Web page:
I do remember eating out, unusual for my generation. We went to the officers’ club regularly. The one in Bangkok served a wonderful dessert: Coupe Vanille: scoops of vanilla ice cream between two pale & perfect meringues, slathered w/swoops of whipped cream. Decadence in a silver dish.

via wikipedia

via wikipedia

I was an impatient child, probably inherited from my mother, who also hated waiting. I would fidget. She would press her lips together and sigh. Sometimes loudly. I grew up thinking impatience was pretty normal.

Over the years, I’ve learned to make menus. Learned the skills my mother must have mastered eventually, as I know she told various cooks in various countries what to feed us. I learned to cook, as well — but not from my mother. From my great-aunt, and my mother-in-law, both excellent cooks. I even learned patience, on a small scale, but still. It’s a necessary element of beginner’s heart.

Today, as I wait for the two parties that mark this holiday season, and the arrival of my perfect and adored grandson (and his wonderful parents, as well!), I try to remember that patience is another word for anticipation — that lovely tingly feeling of something wonderful juuuust around the corner. And the axiom my old ladies taught me: anything worth having is worth waiting for. Even if it seems to take FOREVER.

love (and happiness) like ribbon

the author's

the author’s

Love is, I think, like ribbon. It’s beautiful, for one thing (I adore pretty ribbon!). But it tangles, gets easily wrinkled and needs care to last. At the holidays, when I’m going through SKEINS of it, I find myself thinking of it as a metaphor for almost everything. But certainly love. And thus happiness.

Who can be happy w/out love? And I’m not talking about ‘true love,’ or eros. Or even agape. Like ribbon, love comes in all shapes, sizes, colours, finishes… There’s shiny ribbon; there’s flocked ribbon, there’s the fuzzy fringed ribbon I put on my grandniece’s present. Besides the passion of the beloved, or belief in the divine, there is philia, friendship. And storge, love of family. All different kinds of love.

The most important love I can imagine — at least as a Buddhist (and I realize that this is not true of other religions) is self-love. Because if I can’t love me knowing my own faults, my own reasons, my own secret vulnerabilities then how on EARTH can I love you? The Golden Rule is meaningless w/out strong self love.

Buddhism stresses self-kindness, of course. Metta — lovingkindness — is to be turned inward as well as outward. It’s a version of Christianity’s Golden Rule, but easier on the self (which far too many current religious leaders seem to believe we should go back to flogging). The Dalai Lama even says, Why would you disavow your happy life? There’s this idea that where you are is where you should be. Now: what good can you do from there? And why beat yourself up doing it?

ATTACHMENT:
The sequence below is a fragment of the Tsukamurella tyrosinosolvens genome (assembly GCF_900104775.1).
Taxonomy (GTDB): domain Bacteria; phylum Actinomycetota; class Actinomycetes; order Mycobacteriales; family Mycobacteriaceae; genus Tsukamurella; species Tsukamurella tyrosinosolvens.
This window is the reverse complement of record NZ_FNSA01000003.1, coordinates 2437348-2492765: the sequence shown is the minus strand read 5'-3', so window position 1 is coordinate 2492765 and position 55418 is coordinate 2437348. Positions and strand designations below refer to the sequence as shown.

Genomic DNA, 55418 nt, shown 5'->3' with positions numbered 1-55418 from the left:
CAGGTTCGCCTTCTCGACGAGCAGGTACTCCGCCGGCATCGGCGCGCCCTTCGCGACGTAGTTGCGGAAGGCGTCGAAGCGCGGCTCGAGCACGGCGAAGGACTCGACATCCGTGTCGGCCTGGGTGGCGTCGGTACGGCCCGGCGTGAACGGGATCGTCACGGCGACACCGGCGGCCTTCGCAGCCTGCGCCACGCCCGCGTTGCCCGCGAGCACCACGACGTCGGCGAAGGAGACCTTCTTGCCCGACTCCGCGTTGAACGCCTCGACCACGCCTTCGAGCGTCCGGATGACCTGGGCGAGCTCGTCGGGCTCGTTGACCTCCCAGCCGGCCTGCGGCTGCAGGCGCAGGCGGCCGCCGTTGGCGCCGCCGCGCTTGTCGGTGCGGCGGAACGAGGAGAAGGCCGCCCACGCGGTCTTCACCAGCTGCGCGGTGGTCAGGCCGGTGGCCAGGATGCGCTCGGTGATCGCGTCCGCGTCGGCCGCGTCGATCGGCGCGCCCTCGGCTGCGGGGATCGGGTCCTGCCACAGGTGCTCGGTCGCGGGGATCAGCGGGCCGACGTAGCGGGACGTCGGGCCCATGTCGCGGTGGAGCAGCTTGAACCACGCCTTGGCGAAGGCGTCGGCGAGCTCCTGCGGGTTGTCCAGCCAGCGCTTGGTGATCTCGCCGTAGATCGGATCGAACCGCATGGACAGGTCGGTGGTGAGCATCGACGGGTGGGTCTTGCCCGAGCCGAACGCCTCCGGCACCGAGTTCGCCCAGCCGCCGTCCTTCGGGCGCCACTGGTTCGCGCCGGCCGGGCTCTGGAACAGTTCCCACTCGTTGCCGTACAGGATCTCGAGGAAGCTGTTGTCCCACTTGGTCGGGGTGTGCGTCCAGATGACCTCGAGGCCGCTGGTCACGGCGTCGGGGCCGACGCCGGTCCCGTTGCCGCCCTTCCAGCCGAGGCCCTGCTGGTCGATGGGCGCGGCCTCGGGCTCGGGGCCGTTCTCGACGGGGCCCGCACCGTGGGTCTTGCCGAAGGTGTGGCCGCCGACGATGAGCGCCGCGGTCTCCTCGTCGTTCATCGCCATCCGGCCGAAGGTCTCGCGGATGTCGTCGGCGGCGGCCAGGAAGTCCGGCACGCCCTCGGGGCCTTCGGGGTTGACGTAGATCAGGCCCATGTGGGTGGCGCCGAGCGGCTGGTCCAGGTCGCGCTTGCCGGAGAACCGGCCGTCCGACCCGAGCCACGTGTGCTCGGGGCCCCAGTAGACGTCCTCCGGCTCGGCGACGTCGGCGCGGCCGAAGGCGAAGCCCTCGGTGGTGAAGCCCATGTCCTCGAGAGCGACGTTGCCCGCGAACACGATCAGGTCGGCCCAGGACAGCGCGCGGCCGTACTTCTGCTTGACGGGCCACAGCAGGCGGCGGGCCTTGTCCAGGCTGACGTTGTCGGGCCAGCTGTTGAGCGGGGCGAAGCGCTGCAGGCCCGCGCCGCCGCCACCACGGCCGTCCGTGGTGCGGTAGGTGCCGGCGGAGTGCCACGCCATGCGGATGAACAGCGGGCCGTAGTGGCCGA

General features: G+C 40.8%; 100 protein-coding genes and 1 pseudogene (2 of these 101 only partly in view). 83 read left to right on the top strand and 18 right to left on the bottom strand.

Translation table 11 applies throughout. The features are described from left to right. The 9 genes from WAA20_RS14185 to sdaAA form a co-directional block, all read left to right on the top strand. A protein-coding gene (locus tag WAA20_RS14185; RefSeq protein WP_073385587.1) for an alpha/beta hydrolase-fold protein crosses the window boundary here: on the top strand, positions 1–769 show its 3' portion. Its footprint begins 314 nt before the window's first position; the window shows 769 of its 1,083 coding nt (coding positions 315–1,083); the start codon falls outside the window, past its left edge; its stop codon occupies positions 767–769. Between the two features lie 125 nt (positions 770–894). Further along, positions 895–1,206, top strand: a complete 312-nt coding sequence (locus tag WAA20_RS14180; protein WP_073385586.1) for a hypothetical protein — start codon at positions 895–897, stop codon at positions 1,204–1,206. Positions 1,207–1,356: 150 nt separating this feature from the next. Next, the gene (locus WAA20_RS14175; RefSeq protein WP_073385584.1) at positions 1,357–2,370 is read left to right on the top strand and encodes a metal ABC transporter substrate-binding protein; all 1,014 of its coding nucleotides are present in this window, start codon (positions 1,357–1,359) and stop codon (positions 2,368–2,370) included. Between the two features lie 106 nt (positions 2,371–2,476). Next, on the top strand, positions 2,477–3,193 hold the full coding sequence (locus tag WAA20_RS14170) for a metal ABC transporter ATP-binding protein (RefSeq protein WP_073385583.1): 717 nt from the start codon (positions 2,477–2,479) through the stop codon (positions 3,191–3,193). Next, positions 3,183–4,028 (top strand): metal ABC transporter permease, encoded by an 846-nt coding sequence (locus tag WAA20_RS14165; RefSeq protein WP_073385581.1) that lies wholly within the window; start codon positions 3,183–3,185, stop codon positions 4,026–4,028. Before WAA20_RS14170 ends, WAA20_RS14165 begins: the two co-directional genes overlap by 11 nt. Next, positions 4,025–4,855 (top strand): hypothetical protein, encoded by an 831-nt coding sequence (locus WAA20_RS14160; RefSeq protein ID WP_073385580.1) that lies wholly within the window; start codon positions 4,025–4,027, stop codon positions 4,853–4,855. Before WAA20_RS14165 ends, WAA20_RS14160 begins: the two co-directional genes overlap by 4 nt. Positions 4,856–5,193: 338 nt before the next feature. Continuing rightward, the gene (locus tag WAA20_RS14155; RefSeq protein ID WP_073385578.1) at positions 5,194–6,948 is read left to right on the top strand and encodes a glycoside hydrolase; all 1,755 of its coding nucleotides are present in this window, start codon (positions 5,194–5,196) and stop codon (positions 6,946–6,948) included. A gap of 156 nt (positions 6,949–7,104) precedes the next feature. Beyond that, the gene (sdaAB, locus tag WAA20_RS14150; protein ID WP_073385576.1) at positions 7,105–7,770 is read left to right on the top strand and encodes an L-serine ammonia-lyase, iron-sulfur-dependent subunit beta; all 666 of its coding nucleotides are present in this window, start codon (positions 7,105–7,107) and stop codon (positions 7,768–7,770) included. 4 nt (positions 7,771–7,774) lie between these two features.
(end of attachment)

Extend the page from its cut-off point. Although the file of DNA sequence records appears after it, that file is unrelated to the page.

This really is the kind of stuff that fills my head as I stand at the kitchen island, wrapping presents for each of my loving (and lovable!) family & friends. I have this feeling it’s what Thich Nhất Hạnh means when he says that everything — everything — can be meditation, if you do it right. So that’s what I’m trying to do these days: see Buddha nature all around me.

Including in the furls of bronze & gold & scarlet ribbon. Neatly wrapped around cardbood spools, awaiting a moment to beautify foil paper for someone I love.

Previous Posts

the other side
You will notice, if you look at the picture, a dearth of men. There are the outlaws, w/ the exception of grandchildren, and a cousin. That's it. Mine is a family of women, mostly. We talk about 'the aunts' -- my mother and her three sisters -- and 'the sisters' -- my three sisters & me. My grand

posted 6:41:49pm Dec. 18, 2014 | read full post »

it doesn't have to be perfect (the enemy of good)
  Last night's dinner was brought to you by some obscure soup company. Canned clam chowder, w/ the addition of cracked pepper & white corn. YUM! Served w/ water crackers, & a side of tabbouleh

posted 12:59:47pm Dec. 17, 2014 | read full post »

of waiting, and childhood impatience
As I wrap presents, write out menus, email to find out who's bringing what to the holiday feast, I can't help but think of my mother. She was NOT organised, nor was she an organiser. Tell her what to do, and she did

posted 9:35:25pm Dec. 15, 2014 | read full post »

love (and happiness) like ribbon
Love is, I think, like ribbon. It's beautiful, for one thing (I adore pretty ribbon!). But it tangles, gets easily wrinkled and needs care to last. At the holidays, when I'm going through SKEINS of it, I find myse

posted 10:21:22pm Dec. 13, 2014 | read full post »

the curse of the holiday meltdown
All the ornaments are on the tree. The newest riff on the family tabbouleh is chilling, waiting for us to taste-test it after the flavours meld. The three packages needing mailing -- well, the ones that have arriv

posted 6:43:01pm Dec. 11, 2014 | read full post »